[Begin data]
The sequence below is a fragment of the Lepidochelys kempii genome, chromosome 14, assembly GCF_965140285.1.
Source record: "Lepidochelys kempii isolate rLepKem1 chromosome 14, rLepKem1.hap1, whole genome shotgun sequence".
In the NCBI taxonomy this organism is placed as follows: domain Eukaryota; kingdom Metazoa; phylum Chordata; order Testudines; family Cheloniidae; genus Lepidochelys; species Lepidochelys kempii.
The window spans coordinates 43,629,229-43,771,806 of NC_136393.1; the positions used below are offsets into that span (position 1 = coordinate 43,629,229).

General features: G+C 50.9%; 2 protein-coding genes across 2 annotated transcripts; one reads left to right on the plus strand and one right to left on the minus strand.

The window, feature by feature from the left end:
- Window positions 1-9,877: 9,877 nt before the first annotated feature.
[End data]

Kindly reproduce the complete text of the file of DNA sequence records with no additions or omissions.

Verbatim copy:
The sequence below is a fragment of the Lepidochelys kempii genome, chromosome 14, assembly GCF_965140285.1.
Source record: "Lepidochelys kempii isolate rLepKem1 chromosome 14, rLepKem1.hap1, whole genome shotgun sequence".
In the NCBI taxonomy this organism is placed as follows: domain Eukaryota; kingdom Metazoa; phylum Chordata; order Testudines; family Cheloniidae; genus Lepidochelys; species Lepidochelys kempii.
The window spans coordinates 43,629,229-43,771,806 of NC_136393.1; the positions used below are offsets into that span (position 1 = coordinate 43,629,229).

General features: G+C 50.9%; 2 protein-coding genes across 2 annotated transcripts; one reads left to right on the plus strand and one right to left on the minus strand.

The window, feature by feature from the left end:
- Window positions 1-9,877: 9,877 nt before the first annotated feature.